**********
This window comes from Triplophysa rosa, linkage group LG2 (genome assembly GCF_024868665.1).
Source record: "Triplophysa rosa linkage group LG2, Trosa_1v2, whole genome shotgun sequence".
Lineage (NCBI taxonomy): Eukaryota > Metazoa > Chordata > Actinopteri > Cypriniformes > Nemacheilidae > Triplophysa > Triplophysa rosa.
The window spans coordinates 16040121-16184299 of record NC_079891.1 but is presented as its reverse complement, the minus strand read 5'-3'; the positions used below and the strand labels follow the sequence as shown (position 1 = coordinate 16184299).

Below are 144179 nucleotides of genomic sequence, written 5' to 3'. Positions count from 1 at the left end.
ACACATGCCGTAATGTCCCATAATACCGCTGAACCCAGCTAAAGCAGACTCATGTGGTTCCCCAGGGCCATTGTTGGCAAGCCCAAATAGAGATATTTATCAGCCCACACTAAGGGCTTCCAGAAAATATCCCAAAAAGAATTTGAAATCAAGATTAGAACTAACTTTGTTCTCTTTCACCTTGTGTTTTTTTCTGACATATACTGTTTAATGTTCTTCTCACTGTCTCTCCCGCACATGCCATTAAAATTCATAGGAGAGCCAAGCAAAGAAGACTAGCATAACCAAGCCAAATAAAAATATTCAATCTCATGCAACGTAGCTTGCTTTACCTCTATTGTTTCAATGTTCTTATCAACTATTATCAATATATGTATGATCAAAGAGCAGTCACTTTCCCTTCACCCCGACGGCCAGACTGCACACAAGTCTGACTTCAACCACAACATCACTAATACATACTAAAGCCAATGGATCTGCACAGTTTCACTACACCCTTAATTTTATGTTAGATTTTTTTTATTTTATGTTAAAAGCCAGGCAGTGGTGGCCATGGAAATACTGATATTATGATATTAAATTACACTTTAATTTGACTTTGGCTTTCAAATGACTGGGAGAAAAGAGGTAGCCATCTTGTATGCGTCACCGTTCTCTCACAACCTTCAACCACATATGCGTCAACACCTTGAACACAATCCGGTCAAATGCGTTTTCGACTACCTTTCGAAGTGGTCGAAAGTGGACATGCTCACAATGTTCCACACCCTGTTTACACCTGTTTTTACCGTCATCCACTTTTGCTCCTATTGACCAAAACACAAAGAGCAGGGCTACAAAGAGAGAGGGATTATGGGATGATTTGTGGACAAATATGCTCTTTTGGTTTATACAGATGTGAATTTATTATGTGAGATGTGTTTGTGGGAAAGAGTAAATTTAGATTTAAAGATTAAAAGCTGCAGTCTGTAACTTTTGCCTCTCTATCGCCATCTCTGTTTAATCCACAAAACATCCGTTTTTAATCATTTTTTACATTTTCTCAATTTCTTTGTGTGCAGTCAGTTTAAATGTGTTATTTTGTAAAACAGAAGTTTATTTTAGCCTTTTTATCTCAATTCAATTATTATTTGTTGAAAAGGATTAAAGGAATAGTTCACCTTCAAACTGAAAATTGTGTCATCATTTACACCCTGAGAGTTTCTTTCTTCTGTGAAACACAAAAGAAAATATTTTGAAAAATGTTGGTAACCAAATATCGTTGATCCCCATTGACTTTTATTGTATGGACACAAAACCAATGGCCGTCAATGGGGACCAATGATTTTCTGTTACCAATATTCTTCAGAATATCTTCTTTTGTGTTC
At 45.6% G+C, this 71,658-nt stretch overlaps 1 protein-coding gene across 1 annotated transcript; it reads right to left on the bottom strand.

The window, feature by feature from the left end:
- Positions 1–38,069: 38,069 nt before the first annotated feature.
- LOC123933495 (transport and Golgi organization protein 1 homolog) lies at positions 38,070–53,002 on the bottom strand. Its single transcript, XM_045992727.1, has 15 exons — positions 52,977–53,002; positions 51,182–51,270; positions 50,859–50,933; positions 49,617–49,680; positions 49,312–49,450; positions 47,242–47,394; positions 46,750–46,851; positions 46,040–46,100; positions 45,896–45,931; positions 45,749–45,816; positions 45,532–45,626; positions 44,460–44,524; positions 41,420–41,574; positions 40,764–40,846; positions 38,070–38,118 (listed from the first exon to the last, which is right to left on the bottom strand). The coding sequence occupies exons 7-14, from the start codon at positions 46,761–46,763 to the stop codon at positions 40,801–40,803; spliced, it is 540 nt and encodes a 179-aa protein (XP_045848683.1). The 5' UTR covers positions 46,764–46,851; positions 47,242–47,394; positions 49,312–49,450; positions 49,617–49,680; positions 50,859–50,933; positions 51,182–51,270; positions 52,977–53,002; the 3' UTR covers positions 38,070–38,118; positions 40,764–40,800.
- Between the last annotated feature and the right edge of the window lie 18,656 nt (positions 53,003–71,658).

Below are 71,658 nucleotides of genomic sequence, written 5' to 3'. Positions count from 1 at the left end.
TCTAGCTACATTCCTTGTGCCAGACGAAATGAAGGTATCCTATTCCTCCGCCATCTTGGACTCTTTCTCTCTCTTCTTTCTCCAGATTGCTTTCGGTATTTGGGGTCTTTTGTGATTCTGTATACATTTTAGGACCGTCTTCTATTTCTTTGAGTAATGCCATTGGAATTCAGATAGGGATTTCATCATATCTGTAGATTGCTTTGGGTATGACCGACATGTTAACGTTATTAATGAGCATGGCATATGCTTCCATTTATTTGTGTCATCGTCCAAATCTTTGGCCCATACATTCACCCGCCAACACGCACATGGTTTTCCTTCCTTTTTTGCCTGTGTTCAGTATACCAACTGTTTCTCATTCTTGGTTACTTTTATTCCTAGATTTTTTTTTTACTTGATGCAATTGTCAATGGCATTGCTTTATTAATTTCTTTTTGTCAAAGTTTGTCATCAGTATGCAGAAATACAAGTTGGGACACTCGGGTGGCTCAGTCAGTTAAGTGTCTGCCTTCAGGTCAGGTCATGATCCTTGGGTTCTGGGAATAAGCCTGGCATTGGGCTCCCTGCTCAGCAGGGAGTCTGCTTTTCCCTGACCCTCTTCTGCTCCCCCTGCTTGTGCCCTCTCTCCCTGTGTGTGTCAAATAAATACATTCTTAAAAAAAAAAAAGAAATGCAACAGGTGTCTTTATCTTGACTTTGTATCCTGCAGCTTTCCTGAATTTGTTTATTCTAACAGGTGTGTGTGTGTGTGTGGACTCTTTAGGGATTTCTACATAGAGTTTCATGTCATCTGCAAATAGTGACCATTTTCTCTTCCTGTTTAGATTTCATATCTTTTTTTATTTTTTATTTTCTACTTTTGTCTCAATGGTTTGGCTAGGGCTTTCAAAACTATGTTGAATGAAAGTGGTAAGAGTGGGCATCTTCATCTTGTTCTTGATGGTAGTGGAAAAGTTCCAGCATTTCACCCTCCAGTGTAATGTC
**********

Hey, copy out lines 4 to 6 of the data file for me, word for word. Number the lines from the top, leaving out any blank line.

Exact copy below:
The window spans coordinates 16040121-16184299 of record NC_079891.1 but is presented as its reverse complement, the minus strand read 5'-3'; the positions used below and the strand labels follow the sequence as shown (position 1 = coordinate 16184299).

Below are 144179 nucleotides of genomic sequence, written 5' to 3'. Positions count from 1 at the left end.
ACACATGCCGTAATGTCCCATAATACCGCTGAACCCAGCTAAAGCAGACTCATGTGGTTCCCCAGGGCCATTGTTGGCAAGCCCAAATAGAGATATTTATCAGCCCACACTAAGGGCTTCCAGAAAATATCCCAAAAAGAATTTGAAATCAAGATTAGAACTAACTTTGTTCTCTTTCACCTTGTGTTTTTTTCTGACATATACTGTTTAATGTTCTTCTCACTGTCTCTCCCGCACATGCCATTAAAATTCATAGGAGAGCCAAGCAAAGAAGACTAGCATAACCAAGCCAAATAAAAATATTCAATCTCATGCAACGTAGCTTGCTTTACCTCTATTGTTTCAATGTTCTTATCAACTATTATCAATATATGTATGATCAAAGAGCAGTCACTTTCCCTTCACCCCGACGGCCAGACTGCACACAAGTCTGACTTCAACCACAACATCACTAATACATACTAAAGCCAATGGATCTGCACAGTTTCACTACACCCTTAATTTTATGTTAGATTTTTTTTATTTTATGTTAAAAGCCAGGCAGTGGTGGCCATGGAAATACTGATATTATGATATTAAATTACACTTTAATTTGACTTTGGCTTTCAAATGACTGGGAGAAAAGAGGTAGCCATCTTGTATGCGTCACCGTTCTCTCACAACCTTCAACCACATATGCGTCAACACCTTGAACACAATCCGGTCAAATGCGTTTTCGACTACCTTTCGAAGTGGTCGAAAGTGGACATGCTCACAATGTTCCACACCCTGTTTACACCTGTTTTTACCGTCATCCACTTTTGCTCCTATTGACCAAAACACAAAGAGCAGGGCTACAAAGAGAGAGGGATTATGGGATGATTTGTGGACAAATATGCTCTTTTGGTTTATACAGATGTGAATTTATTATGTGAGATGTGTTTGTGGGAAAGAGTAAATTTAGATTTAAAGATTAAAAGCTGCAGTCTGTAACTTTTGCCTCTCTATCGCCATCTCTGTTTAATCCACAAAACATCCGTTTTTAATCATTTTTTACATTTTCTCAATTTCTTTGTGTGCAGTCAGTTTAAATGTGTTATTTTGTAAAACAGAAGTTTATTTTAGCCTTTTTATCTCAATTCAATTATTATTTGTTGAAAAGGATTAAAGGAATAGTTCACCTTCAAACTGAAAATTGTGTCATCATTTACACCCTGAGAGTTTCTTTCTTCTGTGAAACACAAAAGAAAATATTTTGAAAAATGTTGGTAACCAAATATCGTTGATCCCCATTGACTTTTATTGTATGGACACAAAACCAATGGCCGTCAATGGGGACCAATGATTTTCTGTTACCAATATTCTTCAGAATATCTTCTTTTGTGTTC